This past Sunday, I completed my two-year intensive leadership program. I must admit it was a little anti-climactic, but I’m happy to be done and I’m starting to settle in for a couple of low-production weeks (most of my time will be – and already has been – dedicated to laying in bed).
As I’m starting to find my personal equilibrium again (though gradually), I thought a productive use of this space might be to share some of the “inspiring, uplifting, or informative” videos I’ve been watching and what I’ve been getting from them.
If I have any massive breakthroughs or “aha” moments I will be sure to share those with you too, of course, though I’m embracing more and more that healing (healing of the mind, the body, past trauma, etc.) can be a gradual thing.
I’m all for miracles, and I’ve already experienced many in the last 23 days, but I am also surrendered to the sometimes-necessary journey to recovery.
Habits of the Rich
This was bar none the best video I watched recently:
In it, Ralph Smart shares five (six) habits of the rich, which are as follows:
The rich create twice as much as they consume. They focus on service and giving back, not on the money. This was my favorite insight, but that probably doesn’t surprise you. After all, I love making things.
The rich don’t keep all their money in the bank. They invest in themselves, in tools, in real estate, and so on. I continue to invest heavily in myself, but after watching this video, I also feel like I have permission to invest more in my passions.
The rich prioritize their health. They prioritize their health so they can spend more time creating wealth. This has literally been my top priority in the last month or more.
The rich associate with movers and shakers. They surround themselves with people who can help them, especially mentors and teachers. Thanks to the previously leadership program, more than ever, I am surrounded by successful people, willing collaborators, and loving mentors.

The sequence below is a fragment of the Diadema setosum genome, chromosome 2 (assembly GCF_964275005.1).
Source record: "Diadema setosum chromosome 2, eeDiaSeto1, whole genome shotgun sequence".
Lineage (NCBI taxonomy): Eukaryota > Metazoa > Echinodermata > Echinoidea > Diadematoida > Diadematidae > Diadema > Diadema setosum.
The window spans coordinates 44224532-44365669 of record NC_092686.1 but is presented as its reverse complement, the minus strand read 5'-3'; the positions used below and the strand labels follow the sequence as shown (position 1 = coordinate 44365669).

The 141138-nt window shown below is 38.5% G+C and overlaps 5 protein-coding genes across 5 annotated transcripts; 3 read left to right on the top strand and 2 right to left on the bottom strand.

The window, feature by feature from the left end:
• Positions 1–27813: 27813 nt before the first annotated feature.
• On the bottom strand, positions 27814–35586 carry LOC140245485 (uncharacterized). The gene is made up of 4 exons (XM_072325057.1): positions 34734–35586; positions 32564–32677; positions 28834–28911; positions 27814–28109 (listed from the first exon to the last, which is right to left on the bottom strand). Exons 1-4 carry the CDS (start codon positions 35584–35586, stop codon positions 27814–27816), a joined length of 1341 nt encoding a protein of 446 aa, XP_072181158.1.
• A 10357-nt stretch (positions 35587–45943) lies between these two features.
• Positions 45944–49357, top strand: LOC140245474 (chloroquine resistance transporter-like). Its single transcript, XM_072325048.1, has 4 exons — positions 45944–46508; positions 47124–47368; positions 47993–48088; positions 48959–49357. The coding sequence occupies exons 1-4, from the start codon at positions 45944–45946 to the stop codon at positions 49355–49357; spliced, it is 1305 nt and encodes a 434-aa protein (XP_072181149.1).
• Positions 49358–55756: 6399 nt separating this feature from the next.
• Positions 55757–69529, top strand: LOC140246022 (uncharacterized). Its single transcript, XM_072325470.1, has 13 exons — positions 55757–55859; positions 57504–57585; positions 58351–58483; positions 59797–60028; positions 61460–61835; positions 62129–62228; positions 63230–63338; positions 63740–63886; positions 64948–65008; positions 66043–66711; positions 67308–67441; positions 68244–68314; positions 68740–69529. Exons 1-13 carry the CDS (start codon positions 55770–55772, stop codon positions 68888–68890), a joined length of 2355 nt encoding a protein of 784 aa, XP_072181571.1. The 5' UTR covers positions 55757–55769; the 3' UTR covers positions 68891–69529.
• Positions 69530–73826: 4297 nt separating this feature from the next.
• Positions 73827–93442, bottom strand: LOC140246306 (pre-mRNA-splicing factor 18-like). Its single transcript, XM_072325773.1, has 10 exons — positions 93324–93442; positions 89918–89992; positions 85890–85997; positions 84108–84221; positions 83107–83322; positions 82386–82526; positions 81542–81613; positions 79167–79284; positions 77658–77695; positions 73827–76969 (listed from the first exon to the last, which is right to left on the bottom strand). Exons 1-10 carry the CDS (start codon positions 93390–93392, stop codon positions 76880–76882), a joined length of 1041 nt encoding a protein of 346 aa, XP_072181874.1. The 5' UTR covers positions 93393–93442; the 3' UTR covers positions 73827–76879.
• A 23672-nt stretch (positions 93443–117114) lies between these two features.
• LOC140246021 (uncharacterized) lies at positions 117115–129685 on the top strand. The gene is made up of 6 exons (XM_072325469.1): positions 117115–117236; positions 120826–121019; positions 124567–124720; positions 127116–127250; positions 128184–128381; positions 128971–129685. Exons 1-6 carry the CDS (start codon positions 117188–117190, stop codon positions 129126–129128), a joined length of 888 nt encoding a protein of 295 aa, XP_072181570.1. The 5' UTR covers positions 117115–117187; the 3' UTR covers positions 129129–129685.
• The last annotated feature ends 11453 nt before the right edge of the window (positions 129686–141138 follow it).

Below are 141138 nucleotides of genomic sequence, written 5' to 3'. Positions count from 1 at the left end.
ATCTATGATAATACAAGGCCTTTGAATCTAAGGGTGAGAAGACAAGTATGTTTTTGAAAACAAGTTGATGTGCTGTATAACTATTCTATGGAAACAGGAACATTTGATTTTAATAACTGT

The rich are lifelong learners. They always want to learn more. They realize that one insight can take them to the next level. And wouldn’t you know it, I learned something from this video!
The rich work smart. And they even work on the weekends. They are willing to put in the time to become masters of their craft. I have not yet found a way to do this in a healthy, sustainable way, but I’m open to learning.
I know there are circumstances outside of your control. Things happen in life.
But there are things you can do today to prepare for a rainy day. You can set aside 10% of your income. You can store up some extra food. You can seek out services that might come in handy down the line. Just because they aren’t needed today doesn’t mean they won’t be needed down the line.
Right habits don’t start tomorrow. They start today. So, even if you are in a crisis, make it your priority to adopt a long-term mindset. Speculate on what could happen and plan for it. Even if you don’t have all the steps figured out, you will be better prepared for the day something unexpected happens.
“I know that I should be writing something new each week, but I’m not sure what to write about,” my entrepreneur friend shared with me.
She wanted to connect with her email list weekly, but within a week or two of sending emails, she found herself running out of ideas.
Whether it’s songwriting ideas, marketing ideas, email campaign ideas, or otherwise, you can’t have too many ideas. I would advise creating and maintaining an idea repository (I have multiple because I’ve been a little scattered through the years, but my main one is inside Evernote).